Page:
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Native Instruments Komplete Audio 2 review

Sizing up NI’s latest audio interface

  • £109

Our Verdict

A super compact, slick 2x2 interface at a competitive price. The NI pedigree shines through in build quality and performance.

Pros

  • Super compact.
  • Very slick and stylishly designed.
  • Decent five-part input metering.

Cons

  • No scaling at all on the controls.

Komplete Audio 2 is one of a pair of new compact USB 2.0 bus-powered audio interfaces from Native Instruments (the other being Komplete Audio 1). 

Both follow a similar desktop style design to their long-established Komplete Audio 6 unit, which is also getting an update. However, the new interfaces are smaller, lighter and visually slicker, and although there’s no onboard MIDI like the Audio 6, the maximum sampling rate has been increased to 192kHz. 

Komplete Audio 2 is a two-input, two-output design with two identical mic/line/instrument inputs. Connections are on space-saving combi XLRs with individual selector switches to select between line and instrument. 48V phantom power meanwhile is engaged globally via a single switch. In addition to the inputs, the front panel includes a hardware monitoring balance knob (Input/Host) and headphone output with independent control. 

It’s always interesting to see how each manufacturer implements the hardware monitoring, and here Native Instruments has made the headphone level and monitoring balance totally independent of the main outputs. This means the main outputs only carry outputs 1&2 and are not influenced by the hardware input/host balance, and the headphones are not influenced by the output 1&2 volume.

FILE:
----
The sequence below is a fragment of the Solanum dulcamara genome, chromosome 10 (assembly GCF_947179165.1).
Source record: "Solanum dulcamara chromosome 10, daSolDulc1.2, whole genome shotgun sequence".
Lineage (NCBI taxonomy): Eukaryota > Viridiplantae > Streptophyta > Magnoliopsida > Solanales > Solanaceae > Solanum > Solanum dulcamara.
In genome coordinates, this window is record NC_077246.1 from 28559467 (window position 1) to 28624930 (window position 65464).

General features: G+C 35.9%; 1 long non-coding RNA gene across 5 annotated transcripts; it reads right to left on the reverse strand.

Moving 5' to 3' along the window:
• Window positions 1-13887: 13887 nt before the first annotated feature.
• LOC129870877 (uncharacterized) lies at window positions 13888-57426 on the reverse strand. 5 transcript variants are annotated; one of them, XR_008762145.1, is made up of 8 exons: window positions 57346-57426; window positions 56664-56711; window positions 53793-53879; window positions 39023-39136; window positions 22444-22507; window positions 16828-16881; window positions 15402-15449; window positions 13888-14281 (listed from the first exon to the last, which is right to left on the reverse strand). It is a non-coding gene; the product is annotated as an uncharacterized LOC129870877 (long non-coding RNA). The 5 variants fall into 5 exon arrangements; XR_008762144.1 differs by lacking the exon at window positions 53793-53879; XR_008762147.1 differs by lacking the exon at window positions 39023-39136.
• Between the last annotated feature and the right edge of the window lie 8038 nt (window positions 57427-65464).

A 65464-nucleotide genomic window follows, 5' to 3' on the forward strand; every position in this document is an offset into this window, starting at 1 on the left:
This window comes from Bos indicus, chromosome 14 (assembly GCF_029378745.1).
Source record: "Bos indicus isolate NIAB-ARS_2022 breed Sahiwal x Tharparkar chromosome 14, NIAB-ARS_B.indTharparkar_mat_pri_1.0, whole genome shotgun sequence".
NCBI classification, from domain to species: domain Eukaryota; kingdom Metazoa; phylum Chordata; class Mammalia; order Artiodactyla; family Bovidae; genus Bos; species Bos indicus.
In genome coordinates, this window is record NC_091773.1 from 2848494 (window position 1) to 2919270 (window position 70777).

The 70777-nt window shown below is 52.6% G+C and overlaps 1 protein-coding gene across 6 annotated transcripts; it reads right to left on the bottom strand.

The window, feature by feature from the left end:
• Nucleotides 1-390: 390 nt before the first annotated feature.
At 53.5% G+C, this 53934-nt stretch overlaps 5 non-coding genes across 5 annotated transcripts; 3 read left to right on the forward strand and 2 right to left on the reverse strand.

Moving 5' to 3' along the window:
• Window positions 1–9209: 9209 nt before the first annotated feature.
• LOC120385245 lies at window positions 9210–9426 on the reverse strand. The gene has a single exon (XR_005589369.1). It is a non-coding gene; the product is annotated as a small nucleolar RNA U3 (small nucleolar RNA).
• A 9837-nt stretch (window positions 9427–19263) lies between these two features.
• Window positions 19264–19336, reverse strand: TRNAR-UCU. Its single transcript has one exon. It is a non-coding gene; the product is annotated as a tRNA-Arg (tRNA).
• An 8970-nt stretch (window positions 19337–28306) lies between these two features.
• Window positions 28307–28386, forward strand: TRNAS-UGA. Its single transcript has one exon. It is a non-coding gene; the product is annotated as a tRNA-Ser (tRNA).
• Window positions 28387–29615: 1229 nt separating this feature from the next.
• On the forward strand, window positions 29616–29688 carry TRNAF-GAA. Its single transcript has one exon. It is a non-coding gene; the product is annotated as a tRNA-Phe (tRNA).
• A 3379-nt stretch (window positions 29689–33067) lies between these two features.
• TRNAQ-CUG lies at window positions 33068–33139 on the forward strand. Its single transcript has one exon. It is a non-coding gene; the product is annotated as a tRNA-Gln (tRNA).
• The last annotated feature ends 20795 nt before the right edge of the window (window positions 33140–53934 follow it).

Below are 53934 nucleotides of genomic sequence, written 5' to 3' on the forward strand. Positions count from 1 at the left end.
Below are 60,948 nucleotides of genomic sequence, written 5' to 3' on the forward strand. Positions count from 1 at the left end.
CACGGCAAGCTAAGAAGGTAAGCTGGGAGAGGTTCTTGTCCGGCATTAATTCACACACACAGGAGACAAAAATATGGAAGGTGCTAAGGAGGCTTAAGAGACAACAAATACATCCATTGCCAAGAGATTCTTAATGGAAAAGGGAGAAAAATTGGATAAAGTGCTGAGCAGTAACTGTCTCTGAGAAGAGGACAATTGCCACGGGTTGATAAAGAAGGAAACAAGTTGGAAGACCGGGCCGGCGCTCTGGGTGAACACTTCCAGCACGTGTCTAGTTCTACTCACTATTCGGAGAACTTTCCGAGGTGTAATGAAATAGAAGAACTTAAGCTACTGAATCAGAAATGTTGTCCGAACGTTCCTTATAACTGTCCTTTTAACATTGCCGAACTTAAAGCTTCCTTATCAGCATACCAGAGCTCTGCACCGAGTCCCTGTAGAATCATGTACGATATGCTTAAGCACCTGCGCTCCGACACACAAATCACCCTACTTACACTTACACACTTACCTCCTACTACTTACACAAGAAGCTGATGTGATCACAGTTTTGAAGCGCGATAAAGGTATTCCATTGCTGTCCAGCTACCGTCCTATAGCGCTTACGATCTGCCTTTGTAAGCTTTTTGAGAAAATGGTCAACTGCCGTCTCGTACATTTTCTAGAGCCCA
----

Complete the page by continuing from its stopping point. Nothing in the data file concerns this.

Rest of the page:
All told the Komplete Audio 2 is both stylish and great value

The main output level is controlled from a large output level knob on the top panel. Here you’ll also find the input meters, alongside phantom and USB indicators. The input meters are 5-part and offer a refreshing change to the single multicolour type that compact interfaces usually opt for. What’s more, their top panel positioning is, we feel, a bit more practical. Finally, round the back you’ve got the USB B connector, a pair of balanced outputs on TRS 1⁄4” jacks and a Kensington Security slot. The USB B socket is nicely recessed on the back panel, so once plugged up there’s no fear that the plug will get knocked out. 

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The feel of the Audio 2 is great, with the rather tactile rubberised knobs overcoming the slightly fiddly nature of its compact layout. Labelling is also clear, though there is no scaling anywhere, including the meters, which is maybe a little too minimalist. There’s also no external PSU option, further emphasising the mobile and laptop target market. However, with the unit fully loaded, there are still plenty of leads to contend with, so you don’t really miss the additional power cable. 

The performance of the Komplete Audio 2 was as slick as its looks, and though the features are basic it does what it sets out to do admirably. It feels robust enough to handle regular use and is clearly small enough to stuff in a bag alongside various other bits and bobs.

The price is also very competitive, and if you need a bit more persuasion there’s a decent package of bundled content that includes Ableton Live 10 Lite, Maschine 2 Essentials, Monark synth, Phasis phaser, Replika delay and Solid Bus Compressor. Plus once registered, you can grab other free NI content such as Komplete Start production suite. All told the Komplete Audio 2 is both stylish and great value.